Just a few seconds short of two hours and it was all over on Wednesday morning.
I had cast my vote for my ward councillor and the party I thought should be in charge of managing the City of Johannesburg.
For the next five years, my councillor must ensure that I get quality service – potholes filled and refuse collected on time, clean running water and uninterrupted electricity supply.
The party I voted for must ensure that the budget is spent to improve the lives of all Johannesburg residents – not only the few in the suburbs. It must also clamp down on corruption and fix the billing crisis.
My three boys were there and witnessed it all – and even got the ink on their small thumbs to prove it.
It was interesting to notice how many voters had brought their children to the queues on the freezing Highveld morning.
During the 2009 elections it was so cold that I left my sons at home despite their pleas to come with me.
However, as I was walking out of the house at 6.50am on Wednesday to cast my vote, my eight-year-old son asked where I was heading since it was a holiday.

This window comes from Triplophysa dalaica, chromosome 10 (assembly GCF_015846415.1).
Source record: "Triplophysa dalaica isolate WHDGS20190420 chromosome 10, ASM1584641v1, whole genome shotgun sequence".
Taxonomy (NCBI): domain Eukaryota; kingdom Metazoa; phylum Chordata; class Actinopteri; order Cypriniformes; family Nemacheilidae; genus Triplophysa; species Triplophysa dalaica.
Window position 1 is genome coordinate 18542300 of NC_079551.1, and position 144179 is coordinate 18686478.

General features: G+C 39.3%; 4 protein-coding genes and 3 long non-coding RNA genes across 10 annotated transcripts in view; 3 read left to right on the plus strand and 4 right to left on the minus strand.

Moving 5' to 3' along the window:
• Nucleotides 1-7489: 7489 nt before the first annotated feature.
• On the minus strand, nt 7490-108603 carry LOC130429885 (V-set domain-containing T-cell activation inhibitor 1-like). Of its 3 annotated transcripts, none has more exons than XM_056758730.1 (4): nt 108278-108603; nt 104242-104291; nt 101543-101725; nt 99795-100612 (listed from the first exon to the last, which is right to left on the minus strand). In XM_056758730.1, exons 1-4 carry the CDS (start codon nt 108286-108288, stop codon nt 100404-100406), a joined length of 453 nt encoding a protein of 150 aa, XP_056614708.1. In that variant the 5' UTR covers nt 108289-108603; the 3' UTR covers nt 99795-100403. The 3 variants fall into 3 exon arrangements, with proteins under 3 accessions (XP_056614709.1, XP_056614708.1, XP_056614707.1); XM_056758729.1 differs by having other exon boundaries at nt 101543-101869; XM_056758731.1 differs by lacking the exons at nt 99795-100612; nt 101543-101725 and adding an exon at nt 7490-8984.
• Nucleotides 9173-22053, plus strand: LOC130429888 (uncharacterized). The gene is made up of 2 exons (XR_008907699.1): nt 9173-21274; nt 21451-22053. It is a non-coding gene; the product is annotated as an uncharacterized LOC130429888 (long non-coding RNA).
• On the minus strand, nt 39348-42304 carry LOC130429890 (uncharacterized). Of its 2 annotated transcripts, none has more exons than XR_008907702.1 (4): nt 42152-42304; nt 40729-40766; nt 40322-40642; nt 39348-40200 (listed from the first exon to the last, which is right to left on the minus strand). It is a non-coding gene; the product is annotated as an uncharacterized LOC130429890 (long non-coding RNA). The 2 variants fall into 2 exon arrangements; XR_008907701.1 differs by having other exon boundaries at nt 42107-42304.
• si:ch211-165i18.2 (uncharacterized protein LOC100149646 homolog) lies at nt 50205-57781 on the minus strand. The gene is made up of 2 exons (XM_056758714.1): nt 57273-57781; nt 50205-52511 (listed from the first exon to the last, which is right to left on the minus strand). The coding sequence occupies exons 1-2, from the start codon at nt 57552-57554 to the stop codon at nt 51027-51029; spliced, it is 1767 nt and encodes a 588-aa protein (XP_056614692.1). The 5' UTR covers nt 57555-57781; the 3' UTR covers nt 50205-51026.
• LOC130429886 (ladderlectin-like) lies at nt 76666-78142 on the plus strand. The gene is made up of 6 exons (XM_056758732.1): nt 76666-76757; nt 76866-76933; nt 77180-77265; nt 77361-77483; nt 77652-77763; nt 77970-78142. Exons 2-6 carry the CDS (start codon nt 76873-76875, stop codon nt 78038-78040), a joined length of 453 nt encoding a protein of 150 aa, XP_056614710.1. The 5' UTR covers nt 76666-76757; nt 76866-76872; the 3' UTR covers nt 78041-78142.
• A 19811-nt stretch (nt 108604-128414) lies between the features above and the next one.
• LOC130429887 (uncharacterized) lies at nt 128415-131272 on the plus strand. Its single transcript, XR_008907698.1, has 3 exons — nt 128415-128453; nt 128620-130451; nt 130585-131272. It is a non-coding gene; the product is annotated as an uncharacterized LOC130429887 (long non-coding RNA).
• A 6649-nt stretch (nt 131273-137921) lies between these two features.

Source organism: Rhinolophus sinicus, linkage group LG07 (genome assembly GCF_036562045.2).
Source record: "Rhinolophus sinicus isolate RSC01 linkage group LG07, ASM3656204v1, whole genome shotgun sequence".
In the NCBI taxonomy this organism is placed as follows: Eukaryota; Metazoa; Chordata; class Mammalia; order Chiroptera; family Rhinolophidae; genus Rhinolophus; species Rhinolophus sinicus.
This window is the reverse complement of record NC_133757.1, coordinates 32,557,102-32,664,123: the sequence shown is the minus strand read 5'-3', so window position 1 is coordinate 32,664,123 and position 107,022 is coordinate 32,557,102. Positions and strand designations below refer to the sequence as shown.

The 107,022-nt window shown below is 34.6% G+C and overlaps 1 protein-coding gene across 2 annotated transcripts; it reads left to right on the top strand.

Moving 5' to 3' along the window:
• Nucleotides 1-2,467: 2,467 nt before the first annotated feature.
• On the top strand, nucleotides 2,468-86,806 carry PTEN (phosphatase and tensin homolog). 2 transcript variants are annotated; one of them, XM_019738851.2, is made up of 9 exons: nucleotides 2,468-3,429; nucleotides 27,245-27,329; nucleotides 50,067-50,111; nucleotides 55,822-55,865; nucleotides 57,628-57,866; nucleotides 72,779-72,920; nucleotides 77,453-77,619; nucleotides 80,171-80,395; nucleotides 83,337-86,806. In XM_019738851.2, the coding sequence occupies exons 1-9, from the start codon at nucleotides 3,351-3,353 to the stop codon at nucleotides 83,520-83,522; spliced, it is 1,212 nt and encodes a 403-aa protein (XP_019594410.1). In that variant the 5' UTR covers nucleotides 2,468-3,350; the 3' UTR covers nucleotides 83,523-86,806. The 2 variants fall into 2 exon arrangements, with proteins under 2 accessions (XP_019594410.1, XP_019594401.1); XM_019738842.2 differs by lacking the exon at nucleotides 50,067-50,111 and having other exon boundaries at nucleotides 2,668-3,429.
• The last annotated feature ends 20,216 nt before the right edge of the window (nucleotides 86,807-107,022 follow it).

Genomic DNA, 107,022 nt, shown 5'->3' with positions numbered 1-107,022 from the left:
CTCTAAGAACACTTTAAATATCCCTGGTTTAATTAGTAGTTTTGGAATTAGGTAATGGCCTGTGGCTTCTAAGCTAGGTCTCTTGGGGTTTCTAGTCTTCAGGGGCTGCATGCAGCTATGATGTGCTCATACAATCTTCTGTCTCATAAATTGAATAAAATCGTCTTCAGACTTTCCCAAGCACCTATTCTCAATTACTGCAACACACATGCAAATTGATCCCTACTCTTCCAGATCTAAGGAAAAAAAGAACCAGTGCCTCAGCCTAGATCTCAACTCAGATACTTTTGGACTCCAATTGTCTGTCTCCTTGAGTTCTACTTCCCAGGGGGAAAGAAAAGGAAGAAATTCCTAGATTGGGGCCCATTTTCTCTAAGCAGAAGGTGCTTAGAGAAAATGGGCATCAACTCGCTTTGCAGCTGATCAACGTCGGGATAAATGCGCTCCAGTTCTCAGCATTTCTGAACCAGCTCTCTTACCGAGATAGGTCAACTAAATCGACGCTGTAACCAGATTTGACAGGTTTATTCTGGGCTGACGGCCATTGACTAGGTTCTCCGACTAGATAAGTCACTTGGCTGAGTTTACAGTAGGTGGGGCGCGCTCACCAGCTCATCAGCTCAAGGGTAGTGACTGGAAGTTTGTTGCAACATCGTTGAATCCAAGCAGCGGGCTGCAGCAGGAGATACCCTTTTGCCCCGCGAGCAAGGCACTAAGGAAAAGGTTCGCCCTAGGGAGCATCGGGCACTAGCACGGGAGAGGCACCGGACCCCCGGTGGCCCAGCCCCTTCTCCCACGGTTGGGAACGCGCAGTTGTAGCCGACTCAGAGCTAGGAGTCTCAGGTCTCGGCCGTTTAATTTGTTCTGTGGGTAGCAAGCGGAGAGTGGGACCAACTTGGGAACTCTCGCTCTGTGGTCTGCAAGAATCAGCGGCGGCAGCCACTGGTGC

I told him I was going to vote and asked whether he would like to come with me. “Yes, I would love to,” he replied.
“But Siya and Wandile are all up already. Can they come too?”
All four of us jumped into the car, minus their mother, who deserved to sleep a bit more. She would cast her vote later in the day.
Feeling the morning breeze, I parked at the filling station opposite Strubensvalley library, western Johannesburg, and asked the petrol attendant to look after my boys while I queued.
I couldn’t help but notice that most parents had brought their children. Mothers of infants were allowed to pass to the front of the queues.
After about an hour in the line, I checked on the boys and they had each devoured a boerewors roll as breakfast instead of the usual cereal. It turned into quite a festive day for us before I headed to work.
After their unusual early-morning snack, the boys queued with me and made new friends.
It was smooth sailing, and when we walked into the voting station, the boys asked the kind electoral officials to put ink on their thumbs – after I got the ink – to prove that they indeed “voted”. They couldn’t wait to show their mother.
Yes, standing there was worth every second.
I hope my boys will remember this day and the importance of choosing one’s leaders. Hopefully, they will always cast their vote in future elections.
They are too young to remember the struggle for freedom, but I want them to know the value of freedom.